Once again, it is a Muslim country, but there are absolutely no restrictions or regulations regarding what you should wear. The only time you do want to dress a little more conservative is when you will be going into the historical mosques in Sultanahmet. Wear whatever you feel most comfortable in, and be as picky as you can get when selecting shoes, you will be doing a lot of walking around exploring the city. We don’t recommend wearing heels unless you are going directly to your destination by car or taxi. Warning: İstanbul’s streets and sidewalks are very unpredictable and can get very tough to walk on.
Many people question whether İstanbul has a good nightlife since it is a Muslim country. İstanbul by far has the most active nightlife in Europe. You can find a restaurant, cafe, nightclub, bar, you name it, at any hour of the day and night. There are a couple of different ways to go when it comes to nightlife/entertainment in İstanbul;
*Posh nightclubs that are located along the bosphorus coast (Kuruçeşme,Ortaköy,Bebek) . They usually are very picky on who to let inside, unless you make a reservation for a table/stand where you pretty much promise to leave your wallet at the end of the night, or show up with Adriana Lima.
*More casual bars/nightclubs which are mostly located in Taksim/Asmalı Mescit. There are several bars in this area all with different styles of music, where people usually grab their drinks and hang out on the streets of İstiklal Avenue. (The main street in Taksim).
*Tavern like local restaurants, where you will see a lot of people drinking rakı (Turkey’s national alcoholic beverage), with delicious food like mezes (small plates) and local music. This is one of the most unique dining stlyes you will experience, where you will taste authentic food with a great atmosphere.
While we will go into much more detail on food and drinks in İstanbul (it is one of our favorite subjects to write about and one of our favorite activities), you might want to know the basics of our cuisine and what to expect. Lets just say, get excited, and expect to gain a few kg/pounds during your trip. People that are on diets or women who go through a dinner with “just a salad” are not welcome in Turkey.
*Food: There are some basic things that Turkish people just CANNOT give up; bread, rice, meat, fish, dairy products.. Many dishes and meals are based around these main ingredients. As you can guess, kebabs (meat dishes) are very symbolic in our cuisine. But there are so many other dishes that form our unique cuisine, and are worth tasting so don’t focus too much on kebabs. This subject deserves its on page, and we will go into much more detail about food in other posts, but expect to consume a lot of meat, pastries, fresh fish, spicy food, just expect to eat A LOT, and be open minded to trying different things.
*Dessert: Welcome to dessert heaven. Just to name a few desserts which you HAVE to taste before you leave; Baklava, Kadayıf, Sütlaç, Künefe, Revani, Katmer, Kazandibi, Kemalpaşa, İrmik Helvası, Şöbiyet and much more.. (so good, you should be legally required to taste them before you leave İstanbul)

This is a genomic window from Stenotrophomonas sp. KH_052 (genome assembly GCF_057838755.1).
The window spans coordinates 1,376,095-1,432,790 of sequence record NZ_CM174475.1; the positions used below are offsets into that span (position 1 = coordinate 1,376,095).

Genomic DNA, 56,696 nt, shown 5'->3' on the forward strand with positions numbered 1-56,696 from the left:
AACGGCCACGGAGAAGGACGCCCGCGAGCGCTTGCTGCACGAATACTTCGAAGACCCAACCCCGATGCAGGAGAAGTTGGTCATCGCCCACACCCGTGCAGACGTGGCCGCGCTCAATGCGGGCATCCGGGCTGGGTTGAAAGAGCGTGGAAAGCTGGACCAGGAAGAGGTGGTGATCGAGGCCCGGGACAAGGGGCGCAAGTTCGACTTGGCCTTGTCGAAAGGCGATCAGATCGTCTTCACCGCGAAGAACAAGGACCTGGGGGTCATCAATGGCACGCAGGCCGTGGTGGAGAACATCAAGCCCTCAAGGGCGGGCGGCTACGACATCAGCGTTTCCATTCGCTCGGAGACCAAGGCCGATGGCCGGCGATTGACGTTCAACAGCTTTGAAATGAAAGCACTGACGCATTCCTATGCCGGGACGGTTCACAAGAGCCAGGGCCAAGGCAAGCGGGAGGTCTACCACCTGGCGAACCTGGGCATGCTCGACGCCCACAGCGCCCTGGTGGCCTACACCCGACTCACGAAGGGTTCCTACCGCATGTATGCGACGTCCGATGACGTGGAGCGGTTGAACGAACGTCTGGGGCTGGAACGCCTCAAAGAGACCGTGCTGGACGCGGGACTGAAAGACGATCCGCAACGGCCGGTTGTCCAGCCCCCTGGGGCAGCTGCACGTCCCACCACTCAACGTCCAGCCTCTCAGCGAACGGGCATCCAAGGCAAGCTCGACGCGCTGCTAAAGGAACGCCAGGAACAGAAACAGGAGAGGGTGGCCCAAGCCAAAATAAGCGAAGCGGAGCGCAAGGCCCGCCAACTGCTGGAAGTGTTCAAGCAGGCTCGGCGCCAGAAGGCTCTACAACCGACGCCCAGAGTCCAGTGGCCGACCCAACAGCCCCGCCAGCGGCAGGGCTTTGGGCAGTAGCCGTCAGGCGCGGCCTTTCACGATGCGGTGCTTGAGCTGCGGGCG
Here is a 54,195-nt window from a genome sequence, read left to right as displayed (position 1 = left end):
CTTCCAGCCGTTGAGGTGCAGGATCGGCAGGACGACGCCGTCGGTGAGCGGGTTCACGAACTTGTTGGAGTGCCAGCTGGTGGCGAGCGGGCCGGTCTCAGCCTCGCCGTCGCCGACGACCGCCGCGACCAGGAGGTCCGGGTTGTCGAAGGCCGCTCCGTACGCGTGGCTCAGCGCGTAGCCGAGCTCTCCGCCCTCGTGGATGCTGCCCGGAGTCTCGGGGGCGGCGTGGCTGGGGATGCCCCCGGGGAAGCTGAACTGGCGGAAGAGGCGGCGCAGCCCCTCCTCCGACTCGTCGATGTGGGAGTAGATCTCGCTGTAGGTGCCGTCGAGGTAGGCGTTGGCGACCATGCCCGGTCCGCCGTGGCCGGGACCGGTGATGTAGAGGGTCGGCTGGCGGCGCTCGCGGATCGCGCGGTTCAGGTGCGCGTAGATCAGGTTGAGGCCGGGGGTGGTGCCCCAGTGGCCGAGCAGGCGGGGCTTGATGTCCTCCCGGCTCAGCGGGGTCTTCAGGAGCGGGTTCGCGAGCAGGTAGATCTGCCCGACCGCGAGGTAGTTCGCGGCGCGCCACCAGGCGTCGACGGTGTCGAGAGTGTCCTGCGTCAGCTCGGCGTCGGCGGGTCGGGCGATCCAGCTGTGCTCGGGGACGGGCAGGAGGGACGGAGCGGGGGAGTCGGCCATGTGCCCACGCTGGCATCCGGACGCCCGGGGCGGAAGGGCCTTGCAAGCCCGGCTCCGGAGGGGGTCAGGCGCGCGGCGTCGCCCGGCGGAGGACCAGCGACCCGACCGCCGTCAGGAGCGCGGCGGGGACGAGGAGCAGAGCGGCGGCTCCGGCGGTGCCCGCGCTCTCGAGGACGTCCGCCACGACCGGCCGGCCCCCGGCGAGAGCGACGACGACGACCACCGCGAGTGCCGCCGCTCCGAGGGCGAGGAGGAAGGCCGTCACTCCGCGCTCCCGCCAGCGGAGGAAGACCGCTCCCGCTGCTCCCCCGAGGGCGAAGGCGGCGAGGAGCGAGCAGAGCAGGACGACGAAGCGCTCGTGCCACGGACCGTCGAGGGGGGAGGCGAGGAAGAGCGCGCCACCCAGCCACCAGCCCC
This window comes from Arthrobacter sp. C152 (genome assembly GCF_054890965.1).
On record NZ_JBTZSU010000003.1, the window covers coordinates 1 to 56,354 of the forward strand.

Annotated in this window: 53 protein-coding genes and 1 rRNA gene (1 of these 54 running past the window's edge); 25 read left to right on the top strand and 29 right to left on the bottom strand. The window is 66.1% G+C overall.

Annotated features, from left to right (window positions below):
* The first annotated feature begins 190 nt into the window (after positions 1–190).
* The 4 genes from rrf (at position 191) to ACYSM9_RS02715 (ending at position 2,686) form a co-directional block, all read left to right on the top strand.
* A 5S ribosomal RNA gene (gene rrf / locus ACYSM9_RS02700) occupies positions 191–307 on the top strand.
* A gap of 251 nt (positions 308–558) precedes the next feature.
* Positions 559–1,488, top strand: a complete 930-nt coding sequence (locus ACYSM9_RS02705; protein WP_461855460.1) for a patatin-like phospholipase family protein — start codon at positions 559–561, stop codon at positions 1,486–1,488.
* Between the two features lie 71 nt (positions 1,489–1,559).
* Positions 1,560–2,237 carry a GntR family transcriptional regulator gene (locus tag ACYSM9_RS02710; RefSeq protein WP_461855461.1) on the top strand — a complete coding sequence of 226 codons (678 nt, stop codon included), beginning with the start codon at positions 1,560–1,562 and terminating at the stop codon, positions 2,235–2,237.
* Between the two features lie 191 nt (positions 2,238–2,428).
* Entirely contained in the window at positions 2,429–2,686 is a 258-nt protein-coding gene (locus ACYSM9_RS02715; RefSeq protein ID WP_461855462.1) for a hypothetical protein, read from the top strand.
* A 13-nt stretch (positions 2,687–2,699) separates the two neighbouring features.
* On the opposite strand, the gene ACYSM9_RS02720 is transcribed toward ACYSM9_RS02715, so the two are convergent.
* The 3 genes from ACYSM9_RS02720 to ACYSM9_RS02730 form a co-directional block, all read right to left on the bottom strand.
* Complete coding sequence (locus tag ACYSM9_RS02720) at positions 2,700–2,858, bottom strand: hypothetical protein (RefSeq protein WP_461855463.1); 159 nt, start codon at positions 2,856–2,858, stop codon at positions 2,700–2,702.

*Drinks: As I mentioned, one of the most popular alcoholic beverages in Turkey is Rakı. For people who are familiar with Uzo, it is very similar. It is normally a clear drink, but it turns white when you add water and ice to it. Warning: pace yourself with this drink, it will hit you. Some local beers which we recommend tasting are Efes and Bomonti, which is our favorite nowadays. Besides these, you will find any alcohol/cocktails, import beer, wine that you like. FYI: The legal drinking age is 18, but in all of the years that I have lived in İstanbul I have only been carded maybe twice. I will squeeze in drugs here while we’re at it, they AREN’T legal.
Some popular and local non-alcoholic beverages include Ayran (yoghurt drink), Şalgam which is made of red carrots with aromatic turnip, Turkish Coffee, which comes in small cup that looks like an Espresso but should not be chugged and is quite strong, and most importantly çay (tea). On average a Turkish person consumes çay, I would say at least 3 times a day, definetly with breakfast and after or between meals throughout the day.
Again, Turkey’s religion is almost %99 Muslim. But many people don’t practice the Islamic religion, which by book, consists of 5 main acts; the ritual prayer 5 times a day after each ezan (a loud call made from the mosques all around the city), fast every Ramadan, zakat which is giving money to the poor, Hajj which is going to Mecca at leats once in a lifetime, and finally accepting that there is only “Allah”. On the streets the only way that will make you realize you are in a Muslim country is going to be the mosques and the loud ezans you will hear throughout the day/night. Other than that, you will feel no different than you do in many non-Muslim cities around the world.
*Foreign currency can be exchanged in foreign exchance offices, known as “döviz bürosu” and there are several of them throughout the city, especailly in the Old Town Area. You are better off exchanging your currency in non touristic areas as they can offer better rates. Definetly don’t exchance your money at the airport.
*Turkey requires a visa for many nationalities (even U.S.A, yes). You can either get an online visa prior to your arrival, or purchase it at the airport before customs. E-visa is strongly recommended to avoid a long line at the airport.
*Tipping at restaurants: %10
*If you want to mix with the locals and can’t come up with anything to conversate about, here is a tip: soccer. We definetly don’t recommend bringing up politics, especially nowadays.